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Widespread condemnation has ensued after the shooting of supporters of opposition party FMLN resulted in two fatalities. The Organization of American States has called for urgent action, just weeks before elections.
Two people have been shot dead in El Salvador in an attack on supporters of opposition party FMLN, prompting the Organization of American States (OAS) Secretary General to condemn the attack on Monday.
The shooting comes just weeks before parliamentary elections and Luis Almagro posted on Twitter: "We condemn the attack on party supporters of FMLN. We support quick action from the police. We request El Salvador investigates and prosecutes those responsible."
The Central American country's attorney general, Raul Melara, held an emergency meeting with political party representatives on Monday. "This is serious, the electoral campaign must not turn into a bloodbath," he tweeted ahead of the session.
According to the left-wing FMLN, a pick-up truck in the party's colors came under fire in the center of San Salvador on Sunday.
The public prosecutor's office said two perished in the shooting, with five more sustaining serious injuries in the capital city.
Three suspects were subsequently detained, two of them were being treated for serious gunshot wounds, El Salvador President Nayib Bukele (GANA) said.
Two FMLN supporters who allegedly fired back at the attackers were also arrested.
Lawmaker Jorge Schafik, son of the co-founder of the former guerrilla organization FMLN, Schafik Handal, held the conservative president responsible for Sunday's onslaught.
He wrote on Twitter that the president had incited hatred and called Bukele a murderer, as well as accusing the 39-year-old of being corrupt.
The US, the UN and the EU all joined the chorus of condemnation of the attack.
"Everyone must condemn this act clearly, immediately & forcefully. El Salvador must not return to the violence of the past. I support a full investigation by Raul Melara," US Democrat lawmaker Jim McGovern said on Twitter.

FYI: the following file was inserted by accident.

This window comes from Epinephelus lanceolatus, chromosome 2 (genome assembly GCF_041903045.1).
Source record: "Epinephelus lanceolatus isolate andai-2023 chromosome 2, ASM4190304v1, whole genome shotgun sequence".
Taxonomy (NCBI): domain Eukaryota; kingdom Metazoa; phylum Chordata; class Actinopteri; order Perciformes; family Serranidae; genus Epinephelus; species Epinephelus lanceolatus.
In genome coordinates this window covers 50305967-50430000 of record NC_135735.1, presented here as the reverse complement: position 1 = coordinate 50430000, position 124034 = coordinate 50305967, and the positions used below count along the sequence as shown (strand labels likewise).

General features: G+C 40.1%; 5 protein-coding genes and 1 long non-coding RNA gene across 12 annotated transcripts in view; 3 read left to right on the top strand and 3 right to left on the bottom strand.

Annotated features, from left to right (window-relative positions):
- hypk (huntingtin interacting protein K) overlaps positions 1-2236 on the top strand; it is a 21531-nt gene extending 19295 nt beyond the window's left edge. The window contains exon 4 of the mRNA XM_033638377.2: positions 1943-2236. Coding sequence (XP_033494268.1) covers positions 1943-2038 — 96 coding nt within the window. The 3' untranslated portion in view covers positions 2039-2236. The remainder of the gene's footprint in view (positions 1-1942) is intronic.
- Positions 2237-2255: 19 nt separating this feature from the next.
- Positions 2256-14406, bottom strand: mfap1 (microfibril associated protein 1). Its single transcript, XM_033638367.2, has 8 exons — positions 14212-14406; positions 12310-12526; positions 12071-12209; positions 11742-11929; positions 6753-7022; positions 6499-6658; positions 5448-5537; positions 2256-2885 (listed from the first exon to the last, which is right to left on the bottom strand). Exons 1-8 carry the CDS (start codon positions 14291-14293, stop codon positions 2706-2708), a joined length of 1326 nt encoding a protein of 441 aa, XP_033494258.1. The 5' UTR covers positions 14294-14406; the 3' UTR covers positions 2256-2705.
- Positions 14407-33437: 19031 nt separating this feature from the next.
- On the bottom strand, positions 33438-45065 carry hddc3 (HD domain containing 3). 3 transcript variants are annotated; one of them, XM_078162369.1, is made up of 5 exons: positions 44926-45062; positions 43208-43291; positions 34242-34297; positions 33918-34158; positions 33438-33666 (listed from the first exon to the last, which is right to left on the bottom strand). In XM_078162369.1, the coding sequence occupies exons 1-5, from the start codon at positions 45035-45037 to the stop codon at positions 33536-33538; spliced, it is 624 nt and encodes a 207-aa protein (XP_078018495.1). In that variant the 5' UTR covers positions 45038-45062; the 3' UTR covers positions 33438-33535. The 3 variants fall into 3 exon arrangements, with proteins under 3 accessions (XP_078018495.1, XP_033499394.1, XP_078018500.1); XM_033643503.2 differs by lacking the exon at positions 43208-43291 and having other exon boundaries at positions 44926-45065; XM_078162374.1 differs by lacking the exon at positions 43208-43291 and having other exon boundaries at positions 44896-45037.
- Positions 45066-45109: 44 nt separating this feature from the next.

FMLN Secretary General Oscar Ortiz addresses the media after Sunday's attack on supporters of the political party
Civil war broke out in El Salvador in October 1979, and lasted more than 12 years. The conflict raged between state security forces, right-wing death squads and left-wing rebels of the Farabundo Marti National Liberation Front (FMLN).
At least 75,000 people died in the fighting, with the whereabouts of 8,000 more not known.
Today, the country with its 6 million inhabitants is still regarded as one of the most dangerous in the world. However, since Bukele assumed office in June 2019, the murder rate has fallen.
Parliamentary and local elections are set to take place on February 28.
Meanwhile, humanitarian group Doctors Without Borders (MSF) has suspended its operations in El Salvador after one of its ambulances was ambushed on the outskirts of the capital.
Armed men forced the ambulance crew to stop their vehicle and get out in a gang-dominated neighborhood in the township of Ilopango, the organization said.
"MSF condemns the attack on one of its ambulance teams in Ilopango by an armed group," an official statement said. "As a medical humanitarian organization, MSF operates under the principles of neutrality, impartiality, and independence. MSF calls on armed groups to respect medical services."
MSF said the crew members were interrogated and roughed up, before being threatened with guns. The ambulance crew later managed to leave the area. A doctor and a nurse suffered light injuries in the incident.
The humanitarian group said it would no longer take emergency calls until the safety of its personnel was guaranteed.
jsi/msh (dpa, EFE, AP)